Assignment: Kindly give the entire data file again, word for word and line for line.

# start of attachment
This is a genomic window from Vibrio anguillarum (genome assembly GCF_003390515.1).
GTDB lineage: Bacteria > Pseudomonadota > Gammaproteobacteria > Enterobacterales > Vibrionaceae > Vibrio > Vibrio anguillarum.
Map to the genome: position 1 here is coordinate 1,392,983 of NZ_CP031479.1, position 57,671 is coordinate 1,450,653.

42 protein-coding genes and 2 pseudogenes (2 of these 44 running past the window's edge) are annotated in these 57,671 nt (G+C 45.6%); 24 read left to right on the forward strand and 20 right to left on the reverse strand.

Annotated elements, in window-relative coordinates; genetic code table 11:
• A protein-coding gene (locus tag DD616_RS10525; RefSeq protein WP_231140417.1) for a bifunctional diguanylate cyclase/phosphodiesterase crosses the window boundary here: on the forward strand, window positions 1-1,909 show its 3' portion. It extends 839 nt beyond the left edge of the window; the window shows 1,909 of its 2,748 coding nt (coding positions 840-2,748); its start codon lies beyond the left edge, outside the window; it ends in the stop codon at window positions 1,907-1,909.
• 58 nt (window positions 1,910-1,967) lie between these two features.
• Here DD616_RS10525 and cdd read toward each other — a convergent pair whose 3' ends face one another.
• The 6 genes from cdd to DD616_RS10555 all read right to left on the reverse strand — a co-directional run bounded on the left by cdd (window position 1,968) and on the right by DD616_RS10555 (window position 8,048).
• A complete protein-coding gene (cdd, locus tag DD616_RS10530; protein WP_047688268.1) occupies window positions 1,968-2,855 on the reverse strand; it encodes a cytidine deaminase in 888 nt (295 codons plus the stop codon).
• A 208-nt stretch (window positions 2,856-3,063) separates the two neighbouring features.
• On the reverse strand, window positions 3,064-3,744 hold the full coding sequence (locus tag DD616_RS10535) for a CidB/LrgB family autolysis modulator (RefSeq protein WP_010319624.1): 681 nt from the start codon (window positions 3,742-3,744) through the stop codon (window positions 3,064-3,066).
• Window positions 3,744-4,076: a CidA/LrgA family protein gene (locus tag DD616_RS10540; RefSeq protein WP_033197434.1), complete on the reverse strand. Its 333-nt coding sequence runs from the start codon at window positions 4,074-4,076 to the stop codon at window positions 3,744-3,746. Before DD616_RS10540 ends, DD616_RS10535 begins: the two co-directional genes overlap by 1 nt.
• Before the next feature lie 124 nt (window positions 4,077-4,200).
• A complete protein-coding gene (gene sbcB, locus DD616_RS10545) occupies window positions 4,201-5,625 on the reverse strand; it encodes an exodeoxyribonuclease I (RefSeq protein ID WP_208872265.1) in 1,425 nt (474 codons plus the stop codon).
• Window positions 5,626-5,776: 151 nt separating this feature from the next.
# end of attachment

This is a genomic window from Vibrio anguillarum (genome assembly GCF_003390515.1).
GTDB lineage: Bacteria > Pseudomonadota > Gammaproteobacteria > Enterobacterales > Vibrionaceae > Vibrio > Vibrio anguillarum.
Map to the genome: position 1 here is coordinate 1,392,983 of NZ_CP031479.1, position 57,671 is coordinate 1,450,653.

42 protein-coding genes and 2 pseudogenes (2 of these 44 running past the window's edge) are annotated in these 57,671 nt (G+C 45.6%); 24 read left to right on the forward strand and 20 right to left on the reverse strand.

Annotated elements, in window-relative coordinates; genetic code table 11:
• A protein-coding gene (locus tag DD616_RS10525; RefSeq protein WP_231140417.1) for a bifunctional diguanylate cyclase/phosphodiesterase crosses the window boundary here: on the forward strand, window positions 1-1,909 show its 3' portion. It extends 839 nt beyond the left edge of the window; the window shows 1,909 of its 2,748 coding nt (coding positions 840-2,748); its start codon lies beyond the left edge, outside the window; it ends in the stop codon at window positions 1,907-1,909.
• 58 nt (window positions 1,910-1,967) lie between these two features.
• Here DD616_RS10525 and cdd read toward each other — a convergent pair whose 3' ends face one another.
• The 6 genes from cdd to DD616_RS10555 all read right to left on the reverse strand — a co-directional run bounded on the left by cdd (window position 1,968) and on the right by DD616_RS10555 (window position 8,048).
• A complete protein-coding gene (cdd, locus tag DD616_RS10530; protein WP_047688268.1) occupies window positions 1,968-2,855 on the reverse strand; it encodes a cytidine deaminase in 888 nt (295 codons plus the stop codon).
• A 208-nt stretch (window positions 2,856-3,063) separates the two neighbouring features.
• On the reverse strand, window positions 3,064-3,744 hold the full coding sequence (locus tag DD616_RS10535) for a CidB/LrgB family autolysis modulator (RefSeq protein WP_010319624.1): 681 nt from the start codon (window positions 3,742-3,744) through the stop codon (window positions 3,064-3,066).
• Window positions 3,744-4,076: a CidA/LrgA family protein gene (locus tag DD616_RS10540; RefSeq protein WP_033197434.1), complete on the reverse strand. Its 333-nt coding sequence runs from the start codon at window positions 4,074-4,076 to the stop codon at window positions 3,744-3,746. Before DD616_RS10540 ends, DD616_RS10535 begins: the two co-directional genes overlap by 1 nt.
• Before the next feature lie 124 nt (window positions 4,077-4,200).
• A complete protein-coding gene (gene sbcB, locus DD616_RS10545) occupies window positions 4,201-5,625 on the reverse strand; it encodes an exodeoxyribonuclease I (RefSeq protein ID WP_208872265.1) in 1,425 nt (474 codons plus the stop codon).
• Window positions 5,626-5,776: 151 nt separating this feature from the next.